Dear administrators,

I have been pleading with teachers for a few years to please help students become passionate readers.  I have given as many ideas as I could and directed toward the great minds that inspire me as well.  I have begged at times, sharing the words of my students as proof that we teachers have an immense power when it comes to either nurturing a love of reading or killing it.  There are so many things we teachers can do that will have a lasting effect.

And yet, it is not just the teachers that have an immense power over  whether children will read or not.  It turns out that much of that power also lies within the realm of administration.  In fact, many of you that are doing incredible things to create schools that are seen as literacy communities that cherish the act of reading and becoming readers.  What  are they doing?  What can you do to foster a love of reading school-wide?

You can believe in choice for all.  That means protecting the rights of students to read the books they choose.  To help staff support this as well by speaking about choice, and making sure not to put restrictive policies in place that will hinder a child from developing their own reading identity.  That will stop a child from choosing a book they want to read.  Teachers should not be the only ones choosing books for students, please don’t put them in that position.  Instead, they should be working with students to learn how to self-select great books based on many things, not just their levels!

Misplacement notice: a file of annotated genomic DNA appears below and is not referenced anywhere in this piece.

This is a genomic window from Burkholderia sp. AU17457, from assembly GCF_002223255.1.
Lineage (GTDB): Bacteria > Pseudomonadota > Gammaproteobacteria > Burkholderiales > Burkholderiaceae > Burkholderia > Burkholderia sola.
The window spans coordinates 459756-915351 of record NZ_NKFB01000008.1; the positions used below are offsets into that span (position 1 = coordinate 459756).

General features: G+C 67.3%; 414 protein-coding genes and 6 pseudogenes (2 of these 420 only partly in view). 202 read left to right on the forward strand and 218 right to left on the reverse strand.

You can buy books.  Research shows again and again how vital having not only a well-stocked school library, but also a full classroom library, is to students becoming better readers.  Students need books at their finger tips, not far away, and they need high quality, high interest books.  That takes money, please help out in any way you can.